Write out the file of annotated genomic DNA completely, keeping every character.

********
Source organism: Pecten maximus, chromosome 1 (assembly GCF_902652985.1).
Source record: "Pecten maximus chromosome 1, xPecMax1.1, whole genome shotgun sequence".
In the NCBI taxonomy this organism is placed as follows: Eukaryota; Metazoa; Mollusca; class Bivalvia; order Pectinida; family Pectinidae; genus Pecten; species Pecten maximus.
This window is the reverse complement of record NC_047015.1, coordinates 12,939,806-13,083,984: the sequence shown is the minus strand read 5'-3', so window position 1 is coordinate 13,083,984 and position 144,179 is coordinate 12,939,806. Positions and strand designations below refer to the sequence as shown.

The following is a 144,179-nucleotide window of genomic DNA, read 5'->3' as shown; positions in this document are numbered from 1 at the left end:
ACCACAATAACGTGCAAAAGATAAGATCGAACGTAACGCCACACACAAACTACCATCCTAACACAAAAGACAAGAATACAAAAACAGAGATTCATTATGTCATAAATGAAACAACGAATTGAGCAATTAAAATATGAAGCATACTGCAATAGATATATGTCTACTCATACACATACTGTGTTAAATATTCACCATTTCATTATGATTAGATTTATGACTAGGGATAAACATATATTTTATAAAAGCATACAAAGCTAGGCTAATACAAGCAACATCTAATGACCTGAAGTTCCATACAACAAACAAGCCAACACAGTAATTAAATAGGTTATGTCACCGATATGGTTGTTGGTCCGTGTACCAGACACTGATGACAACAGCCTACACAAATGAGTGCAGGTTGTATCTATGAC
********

Source organism: Pecten maximus, chromosome 1 (assembly GCF_902652985.1).
Source record: "Pecten maximus chromosome 1, xPecMax1.1, whole genome shotgun sequence".
In the NCBI taxonomy this organism is placed as follows: Eukaryota; Metazoa; Mollusca; class Bivalvia; order Pectinida; family Pectinidae; genus Pecten; species Pecten maximus.
This window is the reverse complement of record NC_047015.1, coordinates 12,939,806-13,083,984: the sequence shown is the minus strand read 5'-3', so window position 1 is coordinate 13,083,984 and position 144,179 is coordinate 12,939,806. Positions and strand designations below refer to the sequence as shown.

The following is a 144,179-nucleotide window of genomic DNA, read 5'->3' as shown; positions in this document are numbered from 1 at the left end:
ACCACAATAACGTGCAAAAGATAAGATCGAACGTAACGCCACACACAAACTACCATCCTAACACAAAAGACAAGAATACAAAAACAGAGATTCATTATGTCATAAATGAAACAACGAATTGAGCAATTAAAATATGAAGCATACTGCAATAGATATATGTCTACTCATACACATACTGTGTTAAATATTCACCATTTCATTATGATTAGATTTATGACTAGGGATAAACATATATTTTATAAAAGCATACAAAGCTAGGCTAATACAAGCAACATCTAATGACCTGAAGTTCCATACAACAAACAAGCCAACACAGTAATTAAATAGGTTATGTCACCGATATGGTTGTTGGTCCGTGTACCAGACACTGATGACAACAGCCTACACAAATGAGTGCAGGTTGTATCTATGAC